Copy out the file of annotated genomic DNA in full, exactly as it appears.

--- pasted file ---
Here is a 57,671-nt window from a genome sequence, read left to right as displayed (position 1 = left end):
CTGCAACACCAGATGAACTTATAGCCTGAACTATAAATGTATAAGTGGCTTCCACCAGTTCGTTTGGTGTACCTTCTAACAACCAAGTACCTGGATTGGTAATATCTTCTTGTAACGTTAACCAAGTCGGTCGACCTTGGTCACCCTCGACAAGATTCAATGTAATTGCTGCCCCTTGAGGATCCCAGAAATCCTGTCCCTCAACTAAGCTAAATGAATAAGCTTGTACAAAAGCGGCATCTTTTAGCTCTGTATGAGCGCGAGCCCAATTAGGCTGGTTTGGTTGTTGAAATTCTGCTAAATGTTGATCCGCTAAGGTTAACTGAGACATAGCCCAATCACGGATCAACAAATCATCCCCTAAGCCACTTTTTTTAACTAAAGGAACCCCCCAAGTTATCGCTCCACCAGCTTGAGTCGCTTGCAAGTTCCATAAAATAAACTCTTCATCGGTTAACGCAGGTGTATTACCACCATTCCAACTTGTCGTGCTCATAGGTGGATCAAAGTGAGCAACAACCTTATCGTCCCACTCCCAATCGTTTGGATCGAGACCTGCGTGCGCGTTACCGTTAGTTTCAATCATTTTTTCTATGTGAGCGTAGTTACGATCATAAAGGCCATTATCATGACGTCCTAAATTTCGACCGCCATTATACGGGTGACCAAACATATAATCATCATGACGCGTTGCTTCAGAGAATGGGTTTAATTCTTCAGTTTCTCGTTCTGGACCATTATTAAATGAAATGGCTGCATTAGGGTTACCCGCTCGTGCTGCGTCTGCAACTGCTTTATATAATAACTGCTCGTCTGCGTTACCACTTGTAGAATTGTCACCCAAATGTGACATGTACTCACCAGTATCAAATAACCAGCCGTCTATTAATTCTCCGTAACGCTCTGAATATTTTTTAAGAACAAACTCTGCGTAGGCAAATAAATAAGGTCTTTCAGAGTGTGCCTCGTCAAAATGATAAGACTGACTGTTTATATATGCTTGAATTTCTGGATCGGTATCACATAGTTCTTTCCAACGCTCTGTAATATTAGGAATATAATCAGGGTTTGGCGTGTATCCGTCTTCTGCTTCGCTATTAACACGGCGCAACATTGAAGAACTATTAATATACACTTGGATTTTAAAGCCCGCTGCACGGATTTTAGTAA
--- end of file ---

Here is a 57,671-nt window from a genome sequence, read left to right as displayed (position 1 = left end):
CTGCAACACCAGATGAACTTATAGCCTGAACTATAAATGTATAAGTGGCTTCCACCAGTTCGTTTGGTGTACCTTCTAACAACCAAGTACCTGGATTGGTAATATCTTCTTGTAACGTTAACCAAGTCGGTCGACCTTGGTCACCCTCGACAAGATTCAATGTAATTGCTGCCCCTTGAGGATCCCAGAAATCCTGTCCCTCAACTAAGCTAAATGAATAAGCTTGTACAAAAGCGGCATCTTTTAGCTCTGTATGAGCGCGAGCCCAATTAGGCTGGTTTGGTTGTTGAAATTCTGCTAAATGTTGATCCGCTAAGGTTAACTGAGACATAGCCCAATCACGGATCAACAAATCATCCCCTAAGCCACTTTTTTTAACTAAAGGAACCCCCCAAGTTATCGCTCCACCAGCTTGAGTCGCTTGCAAGTTCCATAAAATAAACTCTTCATCGGTTAACGCAGGTGTATTACCACCATTCCAACTTGTCGTGCTCATAGGTGGATCAAAGTGAGCAACAACCTTATCGTCCCACTCCCAATCGTTTGGATCGAGACCTGCGTGCGCGTTACCGTTAGTTTCAATCATTTTTTCTATGTGAGCGTAGTTACGATCATAAAGGCCATTATCATGACGTCCTAAATTTCGACCGCCATTATACGGGTGACCAAACATATAATCATCATGACGCGTTGCTTCAGAGAATGGGTTTAATTCTTCAGTTTCTCGTTCTGGACCATTATTAAATGAAATGGCTGCATTAGGGTTACCCGCTCGTGCTGCGTCTGCAACTGCTTTATATAATAACTGCTCGTCTGCGTTACCACTTGTAGAATTGTCACCCAAATGTGACATGTACTCACCAGTATCAAATAACCAGCCGTCTATTAATTCTCCGTAACGCTCTGAATATTTTTTAAGAACAAACTCTGCGTAGGCAAATAAATAAGGTCTTTCAGAGTGTGCCTCGTCAAAATGATAAGACTGACTGTTTATATATGCTTGAATTTCTGGATCGGTATCACATAGTTCTTTCCAACGCTCTGTAATATTAGGAATATAATCAGGGTTTGGCGTGTATCCGTCTTCTGCTTCGCTATTAACACGGCGCAACATTGAAGAACTATTAATATACACTTGGATTTTAAAGCCCGCTGCACGGATTTTAGTAA